The Pros and Cons of Rental Real Estate

There has been a lot of talk lately about the benefits of rental real estate and how it can help you become financially independent by bringing in purely passive income month after month. However I have a few cousins who own a number of rental properties and ever so often I keep discussing with them about how things are panning out so I get deep insights into the pros and cons of rental income.

Pros:

1. Low Real Estate Prices

Ever since the housing bubble burst, prices of all kinds of properties have fallen to extremely affordable levels and the mortgage rates as well are at historic levels. All this makes rental real estate a great choice as you might be able to grab great deals that can make you a ton of money in the future, both by capital appreciation as well as monthly rental income (provided you did your homework right and invested in the right property).

2. Passive Income At Its Best

There are only a few asset classes that can provide cash flow each month while requiring very little or no maintenance. And this is where rental properties are so effective. The only challenge is finding a reliable tenant and once you do that, the income will start flowing in, which you can then use in whatever way you like.

3. Capital Appreciation

As I mentioned before, it’s about the right time to purchase a rental property. The housing market is beginning to show some strength and prices are going to increase in the future. Although you can’t expect to double or triple your purchase value in the next few years, chances are you will get a good rate of return if you’re in it for the long haul, due to decent capital appreciation and monthly income from rents.

Cons:

Things might be looking all hunky-dory at this point, but there are a number of challenges associated with managing rental properties as well. Here they are:

1. Buying Ain’t Easy

Although mortgage rates are at historic loans, this doesn’t mean anyone can get a loan for a property just by putting some money as down-payment. It’s much harder now to qualify for loans than it used to be since banks want to make sure they don’t give a loan to someone who might end up defaulting. Apart from that, there are also other costs to consider, such as a substantial down payment, legal fees and any renovations/repairs that need to be made before renting it out.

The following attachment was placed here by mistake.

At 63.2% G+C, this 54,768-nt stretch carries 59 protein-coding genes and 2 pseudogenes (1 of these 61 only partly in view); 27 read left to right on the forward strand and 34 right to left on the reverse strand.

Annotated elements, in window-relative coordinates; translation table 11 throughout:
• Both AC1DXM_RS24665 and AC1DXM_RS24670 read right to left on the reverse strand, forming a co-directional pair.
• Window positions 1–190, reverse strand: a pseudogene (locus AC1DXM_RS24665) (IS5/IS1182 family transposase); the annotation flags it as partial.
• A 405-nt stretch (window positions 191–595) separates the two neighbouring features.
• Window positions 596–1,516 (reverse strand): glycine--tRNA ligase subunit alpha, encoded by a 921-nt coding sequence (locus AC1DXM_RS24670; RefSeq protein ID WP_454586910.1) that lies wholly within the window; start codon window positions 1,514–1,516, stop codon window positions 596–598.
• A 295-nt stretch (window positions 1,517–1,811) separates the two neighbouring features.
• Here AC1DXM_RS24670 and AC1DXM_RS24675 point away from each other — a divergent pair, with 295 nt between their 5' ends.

2. Finding Tenants

This might seem to be an easy thing to do, but ask those who own a few rental properties and you’ll know finding a reliable tenant takes time & patience. Even when you seem to have found one, you would need to do a background check to ensure everything’s right. IF you don’t want to take the trouble, you can always hire an agency to do that for you, but you will lose out on a major chunk of the profits you would have made if you had dealt with everything directly.

3. Maintenance

A landlord is responsible for all the things that have to be taken care of in the rental property. This includes collecting the rent, fixing the leaks, repairing any broken windows and many other things that might irk potential/current tenants. All this takes a good amount of time, and if you don’t want to devote any time towards maintaining your property, then you should perhaps reconsider your decision of owning one.

Would you want to invest in rental real estate? What are your thoughts on it?

Comments

  1. I love real estate, but I’m not sure I’ll ever want to be a landlord. Renting out real estate can be passive income, but a lot of times it isn’t. It requires quite a bit of work in order to keep the place rented. I like the passive income that requires no or very little (less than real estate) work. That being said, I may get into buying properties in the future.
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